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Europe in Free Fall

Posted on Jan 13, 2012

By William Drozdiak

“After the Fall: The End of the European Dream and the Decline of a Continent”
A book by Walter Laqueur

Just a few years ago, a spate of books trumpeted the ascendancy of a uniting Europe as the new global superpower that would run the 21st century. Europe’s mastery of soft power seemed destined to eclipse military might in the post-Cold War age. The building of a continent “whole and free” following the collapse of the Soviet empire would finally put an end to ethnic and nationalist conflicts. And the historic creation of the euro, as the coin of the realm in the world’s biggest trading bloc encompassing 500 million prosperous citizens, foreshadowed the demise of the dollar’s supremacy.

These days the European dream seems to be turning into a nightmare. The prospect of the euro’s collapse—caused by a sovereign debt crisis among its southern tier or “Club Med” members—threatens to unravel the elaborate construction of a peaceful, prosperous and united Europe that stands as one of the West’s greatest achievements in the wake of the devastation of World War II. The failure of the European project would not only cause catastrophic problems for the global economy, it would also imperil the foreign and security interests of the United States by destabilizing our nation’s closest allies.

To see long excerpts from “After the Fall” at Google Books, click here.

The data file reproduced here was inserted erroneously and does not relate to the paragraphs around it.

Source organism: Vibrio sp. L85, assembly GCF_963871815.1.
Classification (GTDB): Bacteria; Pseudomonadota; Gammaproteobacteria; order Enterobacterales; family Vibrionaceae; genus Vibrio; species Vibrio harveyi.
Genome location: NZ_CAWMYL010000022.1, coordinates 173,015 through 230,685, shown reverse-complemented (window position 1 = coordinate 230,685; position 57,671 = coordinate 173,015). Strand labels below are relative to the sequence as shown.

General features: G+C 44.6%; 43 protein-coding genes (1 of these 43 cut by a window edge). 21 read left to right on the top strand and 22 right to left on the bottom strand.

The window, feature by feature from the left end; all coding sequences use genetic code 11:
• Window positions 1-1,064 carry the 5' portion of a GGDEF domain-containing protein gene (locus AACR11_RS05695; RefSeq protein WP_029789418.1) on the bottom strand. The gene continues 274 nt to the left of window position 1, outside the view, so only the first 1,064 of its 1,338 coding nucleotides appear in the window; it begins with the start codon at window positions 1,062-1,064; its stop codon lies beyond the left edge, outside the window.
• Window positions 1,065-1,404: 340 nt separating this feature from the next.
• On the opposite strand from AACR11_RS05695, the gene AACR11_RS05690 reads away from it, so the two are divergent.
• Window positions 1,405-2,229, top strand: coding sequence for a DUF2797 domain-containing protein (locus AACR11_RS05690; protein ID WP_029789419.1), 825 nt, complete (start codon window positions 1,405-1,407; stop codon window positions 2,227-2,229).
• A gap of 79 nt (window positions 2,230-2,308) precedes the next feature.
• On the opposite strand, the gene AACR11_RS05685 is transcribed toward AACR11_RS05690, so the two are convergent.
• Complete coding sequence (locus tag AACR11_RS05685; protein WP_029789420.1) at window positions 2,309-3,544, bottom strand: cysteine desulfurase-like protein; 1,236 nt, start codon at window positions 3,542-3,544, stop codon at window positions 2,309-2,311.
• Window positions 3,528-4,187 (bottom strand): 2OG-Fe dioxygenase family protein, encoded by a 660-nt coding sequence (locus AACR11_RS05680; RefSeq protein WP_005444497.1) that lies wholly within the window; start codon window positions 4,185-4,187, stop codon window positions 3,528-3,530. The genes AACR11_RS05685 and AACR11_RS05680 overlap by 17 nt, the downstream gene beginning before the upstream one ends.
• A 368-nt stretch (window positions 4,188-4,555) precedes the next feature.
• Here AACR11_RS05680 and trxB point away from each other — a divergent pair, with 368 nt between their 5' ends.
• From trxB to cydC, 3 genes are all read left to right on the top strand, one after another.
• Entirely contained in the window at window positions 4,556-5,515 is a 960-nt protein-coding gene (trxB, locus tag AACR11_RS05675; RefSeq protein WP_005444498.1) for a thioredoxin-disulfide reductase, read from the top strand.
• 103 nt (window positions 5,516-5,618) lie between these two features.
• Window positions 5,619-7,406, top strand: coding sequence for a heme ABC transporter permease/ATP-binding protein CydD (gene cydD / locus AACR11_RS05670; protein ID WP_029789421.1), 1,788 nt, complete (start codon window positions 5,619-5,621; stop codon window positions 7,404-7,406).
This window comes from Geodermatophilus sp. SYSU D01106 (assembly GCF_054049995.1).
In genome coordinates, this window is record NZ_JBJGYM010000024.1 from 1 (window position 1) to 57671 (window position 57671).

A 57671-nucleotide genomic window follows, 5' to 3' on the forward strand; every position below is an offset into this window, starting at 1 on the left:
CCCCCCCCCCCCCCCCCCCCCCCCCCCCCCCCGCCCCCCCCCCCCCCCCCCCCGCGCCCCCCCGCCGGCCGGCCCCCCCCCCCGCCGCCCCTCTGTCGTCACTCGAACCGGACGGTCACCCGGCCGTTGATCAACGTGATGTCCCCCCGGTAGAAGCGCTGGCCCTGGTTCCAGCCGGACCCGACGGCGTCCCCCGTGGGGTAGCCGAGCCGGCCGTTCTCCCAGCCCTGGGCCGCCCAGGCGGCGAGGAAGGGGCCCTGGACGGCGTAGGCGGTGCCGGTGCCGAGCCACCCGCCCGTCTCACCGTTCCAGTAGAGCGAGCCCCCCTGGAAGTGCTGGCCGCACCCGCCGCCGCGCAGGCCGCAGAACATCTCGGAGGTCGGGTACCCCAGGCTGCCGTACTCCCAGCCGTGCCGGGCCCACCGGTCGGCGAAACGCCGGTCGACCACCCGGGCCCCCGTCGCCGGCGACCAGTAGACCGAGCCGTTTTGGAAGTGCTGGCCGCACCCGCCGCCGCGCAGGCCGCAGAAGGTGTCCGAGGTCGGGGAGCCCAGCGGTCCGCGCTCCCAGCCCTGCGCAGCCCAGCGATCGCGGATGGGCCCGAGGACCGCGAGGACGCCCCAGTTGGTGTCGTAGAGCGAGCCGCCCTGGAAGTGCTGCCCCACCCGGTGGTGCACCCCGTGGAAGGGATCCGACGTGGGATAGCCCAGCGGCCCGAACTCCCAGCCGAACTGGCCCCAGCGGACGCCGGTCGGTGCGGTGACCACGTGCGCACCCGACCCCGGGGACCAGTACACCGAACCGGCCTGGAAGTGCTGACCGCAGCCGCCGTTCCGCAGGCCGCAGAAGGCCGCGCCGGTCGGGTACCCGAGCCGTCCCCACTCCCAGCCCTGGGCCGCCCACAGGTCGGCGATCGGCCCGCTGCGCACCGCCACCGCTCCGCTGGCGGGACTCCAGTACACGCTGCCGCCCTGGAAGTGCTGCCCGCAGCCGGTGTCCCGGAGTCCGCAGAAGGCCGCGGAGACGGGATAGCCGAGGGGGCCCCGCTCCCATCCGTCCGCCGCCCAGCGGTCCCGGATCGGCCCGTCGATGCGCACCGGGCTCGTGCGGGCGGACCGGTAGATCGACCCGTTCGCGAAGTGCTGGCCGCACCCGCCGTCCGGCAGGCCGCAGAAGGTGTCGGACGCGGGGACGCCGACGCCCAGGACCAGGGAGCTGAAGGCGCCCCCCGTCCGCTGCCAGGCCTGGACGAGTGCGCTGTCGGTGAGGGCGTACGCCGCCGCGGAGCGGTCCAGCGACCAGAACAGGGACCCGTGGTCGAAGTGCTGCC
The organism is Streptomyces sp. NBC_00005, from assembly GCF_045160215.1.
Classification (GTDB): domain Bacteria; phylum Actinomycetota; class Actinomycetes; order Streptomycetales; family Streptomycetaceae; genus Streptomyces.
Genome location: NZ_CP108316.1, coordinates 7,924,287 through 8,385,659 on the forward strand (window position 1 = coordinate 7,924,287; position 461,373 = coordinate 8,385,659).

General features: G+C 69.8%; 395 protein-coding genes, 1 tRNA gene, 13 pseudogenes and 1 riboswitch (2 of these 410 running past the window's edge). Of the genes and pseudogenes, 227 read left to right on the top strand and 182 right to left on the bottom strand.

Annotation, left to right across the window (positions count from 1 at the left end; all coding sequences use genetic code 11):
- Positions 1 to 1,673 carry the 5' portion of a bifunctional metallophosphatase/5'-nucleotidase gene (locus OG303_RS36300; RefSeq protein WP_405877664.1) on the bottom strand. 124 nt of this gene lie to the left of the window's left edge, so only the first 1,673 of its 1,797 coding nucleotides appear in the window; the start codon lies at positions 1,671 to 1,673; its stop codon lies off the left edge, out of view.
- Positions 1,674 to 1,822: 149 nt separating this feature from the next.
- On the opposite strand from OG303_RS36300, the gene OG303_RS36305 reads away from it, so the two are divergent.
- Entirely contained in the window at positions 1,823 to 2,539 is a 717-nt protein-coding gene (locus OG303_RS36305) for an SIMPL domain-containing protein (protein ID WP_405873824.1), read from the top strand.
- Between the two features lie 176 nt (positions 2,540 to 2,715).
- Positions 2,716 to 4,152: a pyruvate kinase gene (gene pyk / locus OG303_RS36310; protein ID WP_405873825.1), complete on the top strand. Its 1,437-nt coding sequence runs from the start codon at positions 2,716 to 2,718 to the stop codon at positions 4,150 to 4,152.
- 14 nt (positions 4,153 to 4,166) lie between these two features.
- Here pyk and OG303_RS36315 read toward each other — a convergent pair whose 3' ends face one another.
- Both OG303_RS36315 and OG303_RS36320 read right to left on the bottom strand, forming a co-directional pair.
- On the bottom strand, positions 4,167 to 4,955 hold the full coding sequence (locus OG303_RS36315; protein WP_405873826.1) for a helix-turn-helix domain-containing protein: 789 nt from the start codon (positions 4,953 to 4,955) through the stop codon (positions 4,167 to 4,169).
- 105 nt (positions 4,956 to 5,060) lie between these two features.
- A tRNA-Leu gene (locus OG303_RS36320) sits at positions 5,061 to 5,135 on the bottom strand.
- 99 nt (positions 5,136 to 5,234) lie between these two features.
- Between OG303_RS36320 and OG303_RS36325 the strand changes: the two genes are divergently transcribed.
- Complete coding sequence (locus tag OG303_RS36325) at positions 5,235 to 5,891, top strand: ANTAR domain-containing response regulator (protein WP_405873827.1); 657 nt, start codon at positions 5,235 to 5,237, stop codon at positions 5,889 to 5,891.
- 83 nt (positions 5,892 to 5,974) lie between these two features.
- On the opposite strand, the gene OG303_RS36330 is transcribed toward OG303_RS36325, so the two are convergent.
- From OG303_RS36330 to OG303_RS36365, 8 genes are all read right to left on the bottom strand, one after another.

How did it happen? How could Europe’s enviable progress toward building a zone of perpetual peace and prosperity suddenly detour toward the brink of disaster? In this book, the distinguished historian Walter Laqueur explains how Europe’s recent success in constructing a harmonious community of states actually masked serious vulnerabilities in social, economic and political institutions that proved too fragile to bear the impact of the world’s most severe financial crisis since the Great Depression.

As in a previous work, “The Last Days of Europe,” written six years ago, Laqueur describes in detail the demographic crisis that lies at the root of many of Europe’s troubles. He cites U.N. forecasts showing that, by the year 2050, the whole of Europe, including Russia, will shrink by 130 million people. Decades of low birth rates have resulted in aging populations that have placed a huge strain on pensions and health care largely covered by Europe’s generous social welfare systems. These problems are now affecting many key policies. Indeed, in the current euro crisis, German government officials say their reluctance to bail out Greece, Spain, Italy and Portugal is driven largely by fears among its own taxpayers that the bill will become so onerous as to jeopardize their retirement.


book cover


After the Fall: The End of the European Dream and the Decline of a Continent


By Walter Laqueur


Thomas Dunne Books, 336 pages


Buy the book

The flip side of Europe’s population problem is its growing difficulty of integrating large immigrant communities, which in turn has fueled a xenophobic backlash among populist ideologues who want to expel or reduce the number of foreigners, especially from North Africa. Yet in many countries, the troubles stem from second- or third-generation offspring who, while born and raised in Europe, have not been properly integrated but left abandoned in a cultural no-man’s land outside mainstream society. In places as dispersed as the Paris suburbs and the British Midlands, large concentrations of unskilled and disaffected Muslim youths become potential recruits for criminal gangs or Islamic radicalism. Laqueur cites demographers’ predictions that “major European cities, including Birmingham, Amsterdam, Brussels, Cologne, and Marseilles, will have a non-native majority in the not-too-distant future.”